Jonathan Eig is the author of five books, three of them New York Times best sellers. Ken Burns calls him a “master storyteller.” Joyce Carol Oates referred to his book, Ali: A Life, as “an epic of a biography.”
Eig was born in Brooklyn and graduated from Northwestern University’s Medill School of Journalism. He is a former staff writer for The Wall Street Journal. His books have been published in more than a dozen languages. His first book, Luckiest Man: The Life and Death of Lou Gehrig, won the Casey Award for best baseball book of the year. Ali won the PEN/ESPN Award for Literary Sportswriting.
Ali was named best book of the year by Sports Illustrated; one of the ten best non-fiction books of the year by The Wall Street Journal; and one of the New York Times’ notable books of 2018. Esquire magazine called Ali one of the 35 best sports books ever written.
Hi Jonathan, welcome to Famous Writing Routines! It’s great to have you here with us today. Can you tell us a little bit about how you first became interested in writing about Muhammad Ali and what made him such a compelling subject for a biography?
I had an Ali poster in my room as a kid. He fascinated me even then, although I didn’t understand even a fraction of why he was such an intriguing figure. I suppose I had some vague awareness that he was different. He had this unusual name. He talked about race and politics, but he also joked around in an endearing way. My friends and I were mostly into baseball and football, and we argued about everything, but we agreed that Ali was the greatest athlete in the world.
Fast-forward a few decades and I’m older, better able to understand why Ali mattered, why he still matters, and it dawns on me one day that no one has ever written a full-blown biography. How is that even possible? By 2012, when I had this epiphany, Ali was still alive. Most of the people who knew and hung out with him were still alive. I could talk to them!
Ali’s life could be examined with some historical perspective. And his life resonated in today’s universe. His life offered lessons about race, religion, sports, economics, and so many more things. I’d been writing newspaper stories and magazine articles and books for a long time – I started out as a sports reporter for my hometown newspaper when I was 16 – and I’d written thousands of stories along the way, but I knew almost instantly that this was the best story idea I’d ever had.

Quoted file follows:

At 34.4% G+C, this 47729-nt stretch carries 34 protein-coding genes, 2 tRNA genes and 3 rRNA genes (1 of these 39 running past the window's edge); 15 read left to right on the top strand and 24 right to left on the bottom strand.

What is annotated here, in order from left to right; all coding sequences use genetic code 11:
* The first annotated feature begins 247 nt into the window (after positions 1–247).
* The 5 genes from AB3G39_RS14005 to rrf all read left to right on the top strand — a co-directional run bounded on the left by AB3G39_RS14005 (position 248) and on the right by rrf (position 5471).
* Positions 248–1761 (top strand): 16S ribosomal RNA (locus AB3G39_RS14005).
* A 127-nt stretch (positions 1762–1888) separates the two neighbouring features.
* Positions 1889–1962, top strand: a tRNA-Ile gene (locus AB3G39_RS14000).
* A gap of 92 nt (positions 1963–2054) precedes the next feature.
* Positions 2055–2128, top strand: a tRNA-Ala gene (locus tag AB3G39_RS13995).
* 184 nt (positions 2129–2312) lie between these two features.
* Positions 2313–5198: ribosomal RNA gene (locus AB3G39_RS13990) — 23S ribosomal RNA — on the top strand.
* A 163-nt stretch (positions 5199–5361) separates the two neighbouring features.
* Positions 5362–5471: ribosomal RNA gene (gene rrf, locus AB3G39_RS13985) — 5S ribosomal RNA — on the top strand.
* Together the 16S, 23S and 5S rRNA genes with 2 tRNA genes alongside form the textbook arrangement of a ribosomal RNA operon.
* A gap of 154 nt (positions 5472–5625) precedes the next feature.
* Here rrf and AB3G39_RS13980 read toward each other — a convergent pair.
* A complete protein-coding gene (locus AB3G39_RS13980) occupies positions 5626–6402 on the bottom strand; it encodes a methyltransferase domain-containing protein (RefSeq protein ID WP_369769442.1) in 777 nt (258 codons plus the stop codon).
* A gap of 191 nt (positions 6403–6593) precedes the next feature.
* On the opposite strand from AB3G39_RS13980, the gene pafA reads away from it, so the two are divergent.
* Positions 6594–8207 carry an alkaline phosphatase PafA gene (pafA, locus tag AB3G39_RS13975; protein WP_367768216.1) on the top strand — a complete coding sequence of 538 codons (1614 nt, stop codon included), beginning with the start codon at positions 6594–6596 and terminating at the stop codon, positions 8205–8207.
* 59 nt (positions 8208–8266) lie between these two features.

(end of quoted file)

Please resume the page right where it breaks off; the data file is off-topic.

How did you go about researching and writing the book? What were some of the biggest challenges you faced?
I began reading everything I could on Ali and racing to interview as many people as possible – especially the older people, because, obviously, they were not going to be around forever. I wound up doing more than 500 interviews. Challenges? I had a few. A lot of people wanted to be paid for interviews, and I wouldn’t pay.
Ali’s wives presented their own challenges. It took me a long time to convince them to talk, and then, of course, they sometimes told conflicting stories, and I knew there was no way I could make all of them happy, no matter how I told the story.
The other problem – and this might sound strange – is that I sometimes found myself with too much material. Ali lived one of the most public lives in American history. He had reporters with him all the time. He had cameras recording him all the time. He talked and talked and talked, but he almost never wrote letters, and he didn’t keep diaries. So I had a fantastic view of his public life and a limited view of his private, inner life. But I can’t really complete it.
A biography is always going to be an incomplete work. It’s an exercise in failure, really. You can never tell a full life story. It would be four million pages long. You work with what you’ve got, like Ali with his rope-a-dope strategy; you play the angles and throw your best punches when you see openings.
You’re known for your attention to detail and ability to paint a vivid picture of your subjects. How did you approach bringing Muhammad Ali to life on the page?
Lou Gehrig was tough. Ali was easy. As I said, Ali lived his life in the spotlight. The challenge isn’t creating a vivid picture so much as competing with the picture people already have in their heads, it’s competing with YouTube. How do you write a fight scene when you know people can pause their reading and check out that same fight scene on YouTube?